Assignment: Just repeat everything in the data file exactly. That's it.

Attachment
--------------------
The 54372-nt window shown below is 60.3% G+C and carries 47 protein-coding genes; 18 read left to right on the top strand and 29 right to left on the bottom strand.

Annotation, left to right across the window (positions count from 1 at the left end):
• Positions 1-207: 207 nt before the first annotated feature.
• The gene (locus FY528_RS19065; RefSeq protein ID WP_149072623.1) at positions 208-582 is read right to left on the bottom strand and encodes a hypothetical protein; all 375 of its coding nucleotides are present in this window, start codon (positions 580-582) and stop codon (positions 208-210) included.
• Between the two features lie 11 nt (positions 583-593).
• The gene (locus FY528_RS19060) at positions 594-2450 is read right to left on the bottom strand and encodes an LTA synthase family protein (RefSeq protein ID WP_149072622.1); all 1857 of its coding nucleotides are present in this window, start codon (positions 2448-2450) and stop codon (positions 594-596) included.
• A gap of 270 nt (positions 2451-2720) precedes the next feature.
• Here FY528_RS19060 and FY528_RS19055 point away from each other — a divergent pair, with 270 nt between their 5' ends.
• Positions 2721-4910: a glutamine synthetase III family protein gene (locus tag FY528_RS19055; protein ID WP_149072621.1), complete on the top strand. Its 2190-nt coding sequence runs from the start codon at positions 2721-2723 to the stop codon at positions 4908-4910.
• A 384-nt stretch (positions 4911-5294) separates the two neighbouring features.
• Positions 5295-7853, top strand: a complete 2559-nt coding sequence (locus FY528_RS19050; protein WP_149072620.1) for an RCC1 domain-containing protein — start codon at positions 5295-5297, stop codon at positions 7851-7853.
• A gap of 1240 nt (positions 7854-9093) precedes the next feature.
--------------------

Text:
The 54372-nt window shown below is 60.3% G+C and carries 47 protein-coding genes; 18 read left to right on the top strand and 29 right to left on the bottom strand.

Annotation, left to right across the window (positions count from 1 at the left end):
• Positions 1-207: 207 nt before the first annotated feature.
• The gene (locus FY528_RS19065; RefSeq protein ID WP_149072623.1) at positions 208-582 is read right to left on the bottom strand and encodes a hypothetical protein; all 375 of its coding nucleotides are present in this window, start codon (positions 580-582) and stop codon (positions 208-210) included.
• Between the two features lie 11 nt (positions 583-593).
• The gene (locus FY528_RS19060) at positions 594-2450 is read right to left on the bottom strand and encodes an LTA synthase family protein (RefSeq protein ID WP_149072622.1); all 1857 of its coding nucleotides are present in this window, start codon (positions 2448-2450) and stop codon (positions 594-596) included.
• A gap of 270 nt (positions 2451-2720) precedes the next feature.
• Here FY528_RS19060 and FY528_RS19055 point away from each other — a divergent pair, with 270 nt between their 5' ends.
• Positions 2721-4910: a glutamine synthetase III family protein gene (locus tag FY528_RS19055; protein ID WP_149072621.1), complete on the top strand. Its 2190-nt coding sequence runs from the start codon at positions 2721-2723 to the stop codon at positions 4908-4910.
• A 384-nt stretch (positions 4911-5294) separates the two neighbouring features.
• Positions 5295-7853, top strand: a complete 2559-nt coding sequence (locus FY528_RS19050; protein WP_149072620.1) for an RCC1 domain-containing protein — start codon at positions 5295-5297, stop codon at positions 7851-7853.
• A gap of 1240 nt (positions 7854-9093) precedes the next feature.